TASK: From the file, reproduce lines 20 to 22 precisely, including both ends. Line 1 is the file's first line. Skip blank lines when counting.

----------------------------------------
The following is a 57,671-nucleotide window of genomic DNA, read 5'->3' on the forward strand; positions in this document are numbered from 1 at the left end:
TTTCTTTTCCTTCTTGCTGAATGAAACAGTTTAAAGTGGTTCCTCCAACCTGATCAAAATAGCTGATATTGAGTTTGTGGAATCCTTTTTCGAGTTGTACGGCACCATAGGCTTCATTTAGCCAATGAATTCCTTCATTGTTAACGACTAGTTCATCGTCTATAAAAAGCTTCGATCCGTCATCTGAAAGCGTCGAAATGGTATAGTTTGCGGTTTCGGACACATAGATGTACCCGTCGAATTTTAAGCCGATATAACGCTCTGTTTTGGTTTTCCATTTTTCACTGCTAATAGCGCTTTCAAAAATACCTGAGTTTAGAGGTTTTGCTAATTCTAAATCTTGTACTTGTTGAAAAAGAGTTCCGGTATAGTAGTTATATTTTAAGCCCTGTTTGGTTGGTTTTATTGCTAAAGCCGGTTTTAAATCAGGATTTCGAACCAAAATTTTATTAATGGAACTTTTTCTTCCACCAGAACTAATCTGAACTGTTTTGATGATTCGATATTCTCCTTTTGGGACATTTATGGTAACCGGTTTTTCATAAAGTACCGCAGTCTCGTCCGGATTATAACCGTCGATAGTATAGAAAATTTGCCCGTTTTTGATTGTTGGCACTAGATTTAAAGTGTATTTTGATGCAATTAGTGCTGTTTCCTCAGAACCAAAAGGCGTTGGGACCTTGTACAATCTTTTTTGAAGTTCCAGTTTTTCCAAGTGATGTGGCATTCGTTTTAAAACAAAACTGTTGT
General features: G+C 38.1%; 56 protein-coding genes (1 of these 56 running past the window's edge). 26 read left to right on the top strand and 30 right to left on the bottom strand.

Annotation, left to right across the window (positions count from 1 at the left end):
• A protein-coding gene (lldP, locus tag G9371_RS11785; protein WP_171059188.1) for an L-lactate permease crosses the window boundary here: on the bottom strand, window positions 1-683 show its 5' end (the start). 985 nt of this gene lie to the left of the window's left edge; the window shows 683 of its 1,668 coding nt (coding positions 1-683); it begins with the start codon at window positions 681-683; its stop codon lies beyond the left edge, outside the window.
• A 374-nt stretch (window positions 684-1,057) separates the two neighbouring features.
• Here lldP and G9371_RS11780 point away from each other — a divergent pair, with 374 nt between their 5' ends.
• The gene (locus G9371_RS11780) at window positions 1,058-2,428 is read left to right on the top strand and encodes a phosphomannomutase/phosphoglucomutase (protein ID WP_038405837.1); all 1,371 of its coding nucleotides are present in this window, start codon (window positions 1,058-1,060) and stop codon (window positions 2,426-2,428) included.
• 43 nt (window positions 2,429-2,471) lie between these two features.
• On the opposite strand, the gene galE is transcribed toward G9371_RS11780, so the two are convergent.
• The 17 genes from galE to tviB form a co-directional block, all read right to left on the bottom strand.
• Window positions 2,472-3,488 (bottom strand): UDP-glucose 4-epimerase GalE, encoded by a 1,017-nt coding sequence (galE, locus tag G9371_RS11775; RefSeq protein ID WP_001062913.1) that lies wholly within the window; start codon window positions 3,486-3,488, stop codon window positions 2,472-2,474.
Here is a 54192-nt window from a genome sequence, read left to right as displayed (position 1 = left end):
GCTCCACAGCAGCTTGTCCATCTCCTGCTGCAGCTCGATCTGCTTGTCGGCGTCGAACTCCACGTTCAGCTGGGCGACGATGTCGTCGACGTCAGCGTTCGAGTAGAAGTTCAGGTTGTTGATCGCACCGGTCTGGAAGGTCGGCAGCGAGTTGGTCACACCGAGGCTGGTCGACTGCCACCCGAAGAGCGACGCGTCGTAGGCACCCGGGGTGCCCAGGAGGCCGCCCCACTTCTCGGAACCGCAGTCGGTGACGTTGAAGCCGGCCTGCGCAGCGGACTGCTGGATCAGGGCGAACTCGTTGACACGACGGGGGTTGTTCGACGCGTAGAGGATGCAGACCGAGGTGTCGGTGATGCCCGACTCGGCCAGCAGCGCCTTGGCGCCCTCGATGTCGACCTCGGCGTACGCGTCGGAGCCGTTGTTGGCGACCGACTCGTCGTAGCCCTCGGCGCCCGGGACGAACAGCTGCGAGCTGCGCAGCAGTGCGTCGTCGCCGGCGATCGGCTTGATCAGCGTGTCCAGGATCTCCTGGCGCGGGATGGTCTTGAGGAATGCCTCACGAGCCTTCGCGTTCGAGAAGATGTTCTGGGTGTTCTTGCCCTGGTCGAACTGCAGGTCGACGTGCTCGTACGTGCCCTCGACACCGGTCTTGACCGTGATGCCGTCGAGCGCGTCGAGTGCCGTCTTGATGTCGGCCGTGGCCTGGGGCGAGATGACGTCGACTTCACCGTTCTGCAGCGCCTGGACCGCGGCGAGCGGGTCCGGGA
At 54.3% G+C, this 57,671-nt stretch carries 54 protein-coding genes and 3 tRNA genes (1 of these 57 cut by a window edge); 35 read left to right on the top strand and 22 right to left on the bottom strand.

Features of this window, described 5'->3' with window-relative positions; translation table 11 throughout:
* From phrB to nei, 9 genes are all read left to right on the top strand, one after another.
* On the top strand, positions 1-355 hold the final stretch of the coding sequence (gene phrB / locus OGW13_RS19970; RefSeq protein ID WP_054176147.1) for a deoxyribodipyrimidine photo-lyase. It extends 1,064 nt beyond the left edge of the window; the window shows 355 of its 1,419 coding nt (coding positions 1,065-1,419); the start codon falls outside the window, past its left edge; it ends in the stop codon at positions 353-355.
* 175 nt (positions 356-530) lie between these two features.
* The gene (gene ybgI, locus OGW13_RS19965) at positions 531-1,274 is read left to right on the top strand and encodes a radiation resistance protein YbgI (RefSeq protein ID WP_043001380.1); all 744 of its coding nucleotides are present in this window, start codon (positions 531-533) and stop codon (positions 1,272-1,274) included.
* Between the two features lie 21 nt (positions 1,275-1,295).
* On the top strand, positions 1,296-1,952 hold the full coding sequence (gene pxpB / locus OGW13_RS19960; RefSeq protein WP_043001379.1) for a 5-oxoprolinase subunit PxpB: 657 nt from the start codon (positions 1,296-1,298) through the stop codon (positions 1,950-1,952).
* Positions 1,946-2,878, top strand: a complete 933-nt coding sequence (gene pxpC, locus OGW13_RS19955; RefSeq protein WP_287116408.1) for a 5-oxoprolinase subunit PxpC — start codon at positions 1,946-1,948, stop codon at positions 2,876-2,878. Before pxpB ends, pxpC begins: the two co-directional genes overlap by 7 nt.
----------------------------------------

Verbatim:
* The gene (gene ybgI, locus OGW13_RS19965) at positions 531-1,274 is read left to right on the top strand and encodes a radiation resistance protein YbgI (RefSeq protein ID WP_043001380.1); all 744 of its coding nucleotides are present in this window, start codon (positions 531-533) and stop codon (positions 1,272-1,274) included.
* Between the two features lie 21 nt (positions 1,275-1,295).
* On the top strand, positions 1,296-1,952 hold the full coding sequence (gene pxpB / locus OGW13_RS19960; RefSeq protein WP_043001379.1) for a 5-oxoprolinase subunit PxpB: 657 nt from the start codon (positions 1,296-1,298) through the stop codon (positions 1,950-1,952).